2. Client, Grio Project Manager, Design Lead, and Engineering Lead, hold a User Story Workshop.
  3. PMs, designers, and developers then get to work.

The goals of the workshop can be different for each client but for every project, we follow the same basic structure. For some projects, the USW functions as a fact-finding mission to help the client begin to establish the project’s scope. For other projects, the client will already have a good idea of what they want to do, and the USW will help build the relationship and confirm the details of the project. 

The results of workshops include:

  • Estimates, timelines, and priorities can be refined and agreed upon based on a clear understanding of the project and goals.
  • Any Grio team members joining the project who weren’t in the workshop can review the workshop recordings and documentation to get a rich context about the project to minimize onboarding time when joining new projects.
  • The client is able to establish a relationship with the Grio project team early, which helps to establish trust throughout the project. 
  • The team sees the big picture and can act on the client’s, product’s, and user’s behalf.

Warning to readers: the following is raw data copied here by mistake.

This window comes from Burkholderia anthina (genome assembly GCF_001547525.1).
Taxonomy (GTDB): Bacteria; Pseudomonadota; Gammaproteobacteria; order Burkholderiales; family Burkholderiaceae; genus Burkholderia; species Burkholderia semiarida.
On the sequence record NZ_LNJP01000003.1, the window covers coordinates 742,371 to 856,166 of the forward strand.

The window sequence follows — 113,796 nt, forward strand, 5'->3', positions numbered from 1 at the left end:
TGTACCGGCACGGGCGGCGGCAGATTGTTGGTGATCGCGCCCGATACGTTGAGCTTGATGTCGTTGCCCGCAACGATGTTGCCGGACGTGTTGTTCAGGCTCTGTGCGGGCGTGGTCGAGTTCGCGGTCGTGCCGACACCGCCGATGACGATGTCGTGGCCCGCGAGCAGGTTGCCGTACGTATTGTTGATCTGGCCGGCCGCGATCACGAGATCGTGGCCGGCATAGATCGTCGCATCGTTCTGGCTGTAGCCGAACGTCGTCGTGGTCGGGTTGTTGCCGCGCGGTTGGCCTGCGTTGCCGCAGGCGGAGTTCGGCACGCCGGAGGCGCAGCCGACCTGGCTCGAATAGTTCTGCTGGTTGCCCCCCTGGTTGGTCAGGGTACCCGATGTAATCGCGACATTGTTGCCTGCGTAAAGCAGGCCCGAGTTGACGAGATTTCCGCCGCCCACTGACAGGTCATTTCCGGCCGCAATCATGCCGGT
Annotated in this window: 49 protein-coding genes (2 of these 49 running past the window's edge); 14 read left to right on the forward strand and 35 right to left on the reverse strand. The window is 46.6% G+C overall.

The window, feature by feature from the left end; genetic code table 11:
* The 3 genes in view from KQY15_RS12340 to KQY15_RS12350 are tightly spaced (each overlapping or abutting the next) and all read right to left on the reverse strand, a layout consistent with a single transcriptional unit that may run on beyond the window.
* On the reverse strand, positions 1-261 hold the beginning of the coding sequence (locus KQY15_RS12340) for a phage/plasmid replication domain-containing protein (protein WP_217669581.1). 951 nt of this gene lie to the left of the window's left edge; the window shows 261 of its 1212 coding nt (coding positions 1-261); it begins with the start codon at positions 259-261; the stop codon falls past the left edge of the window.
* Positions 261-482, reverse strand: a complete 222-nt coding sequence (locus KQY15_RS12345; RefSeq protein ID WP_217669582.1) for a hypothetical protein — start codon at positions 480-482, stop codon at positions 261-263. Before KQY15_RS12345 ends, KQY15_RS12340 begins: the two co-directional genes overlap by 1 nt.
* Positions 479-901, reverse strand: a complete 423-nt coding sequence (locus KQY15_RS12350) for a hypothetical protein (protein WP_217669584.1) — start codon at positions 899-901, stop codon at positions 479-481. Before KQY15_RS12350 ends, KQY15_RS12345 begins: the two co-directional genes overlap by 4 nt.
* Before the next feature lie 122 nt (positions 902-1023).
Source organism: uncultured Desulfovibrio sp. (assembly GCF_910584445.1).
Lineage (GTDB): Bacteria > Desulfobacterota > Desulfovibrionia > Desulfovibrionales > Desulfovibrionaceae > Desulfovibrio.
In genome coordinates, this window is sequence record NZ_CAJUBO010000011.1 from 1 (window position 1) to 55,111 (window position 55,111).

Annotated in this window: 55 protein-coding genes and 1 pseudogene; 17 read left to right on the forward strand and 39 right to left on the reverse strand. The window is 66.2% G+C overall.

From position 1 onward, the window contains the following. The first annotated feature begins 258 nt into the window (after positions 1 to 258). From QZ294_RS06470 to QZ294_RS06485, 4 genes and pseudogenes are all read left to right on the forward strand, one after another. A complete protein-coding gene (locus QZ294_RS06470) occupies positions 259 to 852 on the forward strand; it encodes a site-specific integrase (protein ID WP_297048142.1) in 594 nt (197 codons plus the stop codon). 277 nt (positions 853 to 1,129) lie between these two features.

The Inspiration for the User Story Workshop

Sprint,” by Jake Knapp, outlines a five-day design process, adapted from Google, for kicking off a large initiative. The Sprint process helps a team organize their thoughts, use tool kits, and flesh out ideas. 

To create the USW, we extracted one of the earlier sections of the book that focused on aligning the team around the “map and target.” This section was then tested and updated to create an efficient workshop that worked for both Grio and our clients. 

Grio was already very good at taking a backlog, building it out, and designing superior UI/UX and software. The USW simply capitalized on these strengths early in the project timeline by helping the team align to the client’s need and vision from project initiation.